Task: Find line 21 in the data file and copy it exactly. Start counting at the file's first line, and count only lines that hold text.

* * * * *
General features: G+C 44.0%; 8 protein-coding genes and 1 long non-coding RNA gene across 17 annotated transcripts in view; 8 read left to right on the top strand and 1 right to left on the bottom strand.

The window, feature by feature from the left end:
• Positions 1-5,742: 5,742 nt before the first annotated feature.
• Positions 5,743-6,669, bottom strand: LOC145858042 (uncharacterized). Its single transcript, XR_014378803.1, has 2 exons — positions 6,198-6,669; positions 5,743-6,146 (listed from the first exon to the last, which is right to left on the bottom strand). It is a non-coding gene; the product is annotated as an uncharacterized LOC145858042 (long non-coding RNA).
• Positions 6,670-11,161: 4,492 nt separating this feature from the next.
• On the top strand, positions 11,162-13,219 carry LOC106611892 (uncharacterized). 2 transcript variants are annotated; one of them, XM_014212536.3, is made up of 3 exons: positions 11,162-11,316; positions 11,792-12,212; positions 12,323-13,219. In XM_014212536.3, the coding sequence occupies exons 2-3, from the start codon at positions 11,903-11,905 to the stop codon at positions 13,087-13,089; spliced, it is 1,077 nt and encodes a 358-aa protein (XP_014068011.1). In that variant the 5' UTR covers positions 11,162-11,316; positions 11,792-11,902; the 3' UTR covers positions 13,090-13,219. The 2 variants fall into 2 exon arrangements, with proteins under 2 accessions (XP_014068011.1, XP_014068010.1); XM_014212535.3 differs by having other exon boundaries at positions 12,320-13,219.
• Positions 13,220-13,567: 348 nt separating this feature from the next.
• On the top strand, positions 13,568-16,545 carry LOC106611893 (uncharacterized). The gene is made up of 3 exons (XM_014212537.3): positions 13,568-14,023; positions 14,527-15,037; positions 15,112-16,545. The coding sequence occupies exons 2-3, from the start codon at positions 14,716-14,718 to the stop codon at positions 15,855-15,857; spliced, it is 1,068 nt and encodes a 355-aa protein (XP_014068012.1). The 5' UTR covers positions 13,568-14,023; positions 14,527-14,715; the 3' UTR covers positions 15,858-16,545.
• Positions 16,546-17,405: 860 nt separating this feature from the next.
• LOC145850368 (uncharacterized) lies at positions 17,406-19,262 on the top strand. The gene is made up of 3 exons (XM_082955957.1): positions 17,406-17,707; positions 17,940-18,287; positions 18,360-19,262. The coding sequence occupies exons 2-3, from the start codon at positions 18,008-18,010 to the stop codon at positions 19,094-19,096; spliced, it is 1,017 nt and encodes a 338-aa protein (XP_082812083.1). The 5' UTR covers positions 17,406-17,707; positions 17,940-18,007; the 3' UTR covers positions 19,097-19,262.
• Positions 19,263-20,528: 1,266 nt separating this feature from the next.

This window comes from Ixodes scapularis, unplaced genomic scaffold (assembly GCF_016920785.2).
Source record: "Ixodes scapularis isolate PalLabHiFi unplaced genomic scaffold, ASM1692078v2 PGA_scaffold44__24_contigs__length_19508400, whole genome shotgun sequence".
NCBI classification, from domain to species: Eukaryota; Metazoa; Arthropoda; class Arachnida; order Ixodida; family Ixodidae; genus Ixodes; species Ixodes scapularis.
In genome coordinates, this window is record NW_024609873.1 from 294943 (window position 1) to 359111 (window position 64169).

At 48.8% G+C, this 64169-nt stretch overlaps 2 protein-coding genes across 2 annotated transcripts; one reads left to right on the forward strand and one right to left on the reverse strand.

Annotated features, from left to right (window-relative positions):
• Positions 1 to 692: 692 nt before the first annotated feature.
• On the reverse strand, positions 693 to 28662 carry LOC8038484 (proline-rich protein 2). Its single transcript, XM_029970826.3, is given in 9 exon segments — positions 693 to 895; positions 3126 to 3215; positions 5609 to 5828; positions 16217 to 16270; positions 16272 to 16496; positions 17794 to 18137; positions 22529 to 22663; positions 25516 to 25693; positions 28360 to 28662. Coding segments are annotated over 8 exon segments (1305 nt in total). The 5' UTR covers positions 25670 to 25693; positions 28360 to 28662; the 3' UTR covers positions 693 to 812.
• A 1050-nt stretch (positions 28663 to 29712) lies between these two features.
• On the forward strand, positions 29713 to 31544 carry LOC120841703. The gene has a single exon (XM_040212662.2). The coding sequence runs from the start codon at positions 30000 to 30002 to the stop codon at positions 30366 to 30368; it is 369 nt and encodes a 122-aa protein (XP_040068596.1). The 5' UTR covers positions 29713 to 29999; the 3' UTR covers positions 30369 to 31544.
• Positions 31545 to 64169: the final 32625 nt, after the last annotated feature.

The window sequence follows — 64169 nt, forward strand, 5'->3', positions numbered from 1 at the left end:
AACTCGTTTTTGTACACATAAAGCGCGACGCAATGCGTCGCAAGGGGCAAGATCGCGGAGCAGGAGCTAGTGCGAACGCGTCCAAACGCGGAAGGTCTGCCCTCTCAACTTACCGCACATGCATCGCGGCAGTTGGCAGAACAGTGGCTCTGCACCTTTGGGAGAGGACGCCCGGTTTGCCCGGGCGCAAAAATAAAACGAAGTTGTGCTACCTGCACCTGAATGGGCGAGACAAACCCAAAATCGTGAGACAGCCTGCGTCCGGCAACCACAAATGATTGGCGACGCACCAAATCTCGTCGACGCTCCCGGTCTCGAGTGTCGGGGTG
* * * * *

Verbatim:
• On the forward strand, positions 29713 to 31544 carry LOC120841703. The gene has a single exon (XM_040212662.2). The coding sequence runs from the start codon at positions 30000 to 30002 to the stop codon at positions 30366 to 30368; it is 369 nt and encodes a 122-aa protein (XP_040068596.1). The 5' UTR covers positions 29713 to 29999; the 3' UTR covers positions 30369 to 31544.